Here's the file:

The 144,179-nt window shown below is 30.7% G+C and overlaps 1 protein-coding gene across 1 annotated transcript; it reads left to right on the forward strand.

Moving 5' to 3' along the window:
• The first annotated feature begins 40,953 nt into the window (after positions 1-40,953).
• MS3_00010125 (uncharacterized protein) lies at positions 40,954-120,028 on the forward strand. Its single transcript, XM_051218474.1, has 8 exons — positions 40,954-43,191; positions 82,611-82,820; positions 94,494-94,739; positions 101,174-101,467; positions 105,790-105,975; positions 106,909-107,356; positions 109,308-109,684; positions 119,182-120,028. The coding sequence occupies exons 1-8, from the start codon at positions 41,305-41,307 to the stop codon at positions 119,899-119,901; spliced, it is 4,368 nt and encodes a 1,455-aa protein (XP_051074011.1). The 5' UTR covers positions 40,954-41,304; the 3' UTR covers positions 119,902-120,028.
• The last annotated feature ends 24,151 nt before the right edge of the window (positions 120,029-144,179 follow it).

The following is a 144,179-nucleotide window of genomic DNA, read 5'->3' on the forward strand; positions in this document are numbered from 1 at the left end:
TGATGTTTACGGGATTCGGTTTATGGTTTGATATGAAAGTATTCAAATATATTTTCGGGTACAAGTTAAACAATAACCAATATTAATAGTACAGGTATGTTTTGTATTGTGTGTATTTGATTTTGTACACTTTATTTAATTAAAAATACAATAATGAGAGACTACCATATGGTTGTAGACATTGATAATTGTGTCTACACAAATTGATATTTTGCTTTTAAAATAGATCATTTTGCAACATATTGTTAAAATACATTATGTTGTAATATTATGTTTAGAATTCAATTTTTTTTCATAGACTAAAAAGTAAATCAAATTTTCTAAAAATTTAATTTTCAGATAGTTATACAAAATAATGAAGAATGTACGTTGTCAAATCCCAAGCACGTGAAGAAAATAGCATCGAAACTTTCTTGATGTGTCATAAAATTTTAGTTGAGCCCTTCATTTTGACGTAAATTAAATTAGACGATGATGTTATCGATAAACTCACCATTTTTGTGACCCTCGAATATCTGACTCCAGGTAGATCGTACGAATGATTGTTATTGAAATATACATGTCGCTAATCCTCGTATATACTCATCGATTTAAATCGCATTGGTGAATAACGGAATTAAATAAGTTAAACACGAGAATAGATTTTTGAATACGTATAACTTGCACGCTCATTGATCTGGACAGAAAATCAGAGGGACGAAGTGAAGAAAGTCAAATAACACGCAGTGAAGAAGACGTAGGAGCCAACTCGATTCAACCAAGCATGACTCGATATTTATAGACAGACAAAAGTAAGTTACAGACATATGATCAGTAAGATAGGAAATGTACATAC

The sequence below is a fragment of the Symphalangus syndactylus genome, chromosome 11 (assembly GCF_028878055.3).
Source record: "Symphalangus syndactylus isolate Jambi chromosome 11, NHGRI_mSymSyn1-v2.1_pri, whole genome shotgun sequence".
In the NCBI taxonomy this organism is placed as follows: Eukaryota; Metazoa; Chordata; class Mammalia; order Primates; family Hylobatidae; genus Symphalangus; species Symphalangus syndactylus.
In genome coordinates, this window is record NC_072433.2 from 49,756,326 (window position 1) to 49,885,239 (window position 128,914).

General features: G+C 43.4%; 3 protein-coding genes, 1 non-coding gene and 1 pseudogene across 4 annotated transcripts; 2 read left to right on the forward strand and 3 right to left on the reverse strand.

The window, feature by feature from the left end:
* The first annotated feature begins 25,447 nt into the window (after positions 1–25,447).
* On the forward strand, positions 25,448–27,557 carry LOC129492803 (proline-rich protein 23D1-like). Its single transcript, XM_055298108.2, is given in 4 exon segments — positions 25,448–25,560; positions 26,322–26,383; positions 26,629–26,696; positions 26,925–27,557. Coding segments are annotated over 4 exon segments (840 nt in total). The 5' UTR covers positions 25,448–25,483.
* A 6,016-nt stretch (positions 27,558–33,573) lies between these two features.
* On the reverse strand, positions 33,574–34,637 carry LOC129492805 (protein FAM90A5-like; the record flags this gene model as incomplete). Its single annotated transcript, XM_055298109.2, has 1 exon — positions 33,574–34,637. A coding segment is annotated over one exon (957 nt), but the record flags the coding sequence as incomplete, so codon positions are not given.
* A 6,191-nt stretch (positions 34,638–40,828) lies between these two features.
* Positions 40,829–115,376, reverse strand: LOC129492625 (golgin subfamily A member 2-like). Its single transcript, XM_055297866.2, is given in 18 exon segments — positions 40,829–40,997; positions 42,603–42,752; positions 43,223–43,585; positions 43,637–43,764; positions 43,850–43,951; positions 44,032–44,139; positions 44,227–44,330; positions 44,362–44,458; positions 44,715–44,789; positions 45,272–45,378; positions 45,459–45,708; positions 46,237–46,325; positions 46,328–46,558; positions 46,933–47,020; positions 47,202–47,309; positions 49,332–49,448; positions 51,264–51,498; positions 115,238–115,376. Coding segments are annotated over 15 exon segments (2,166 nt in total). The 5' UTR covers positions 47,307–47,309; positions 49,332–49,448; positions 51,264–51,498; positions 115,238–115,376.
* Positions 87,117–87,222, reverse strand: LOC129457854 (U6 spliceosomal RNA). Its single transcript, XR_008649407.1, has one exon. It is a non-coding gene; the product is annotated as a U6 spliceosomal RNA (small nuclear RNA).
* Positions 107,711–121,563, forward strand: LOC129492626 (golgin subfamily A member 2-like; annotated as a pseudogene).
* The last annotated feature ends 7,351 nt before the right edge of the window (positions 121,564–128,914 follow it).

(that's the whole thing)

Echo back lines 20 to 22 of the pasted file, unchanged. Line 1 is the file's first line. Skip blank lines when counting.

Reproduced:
* Positions 87,117–87,222, reverse strand: LOC129457854 (U6 spliceosomal RNA). Its single transcript, XR_008649407.1, has one exon. It is a non-coding gene; the product is annotated as a U6 spliceosomal RNA (small nuclear RNA).
* Positions 107,711–121,563, forward strand: LOC129492626 (golgin subfamily A member 2-like; annotated as a pseudogene).
* The last annotated feature ends 7,351 nt before the right edge of the window (positions 121,564–128,914 follow it).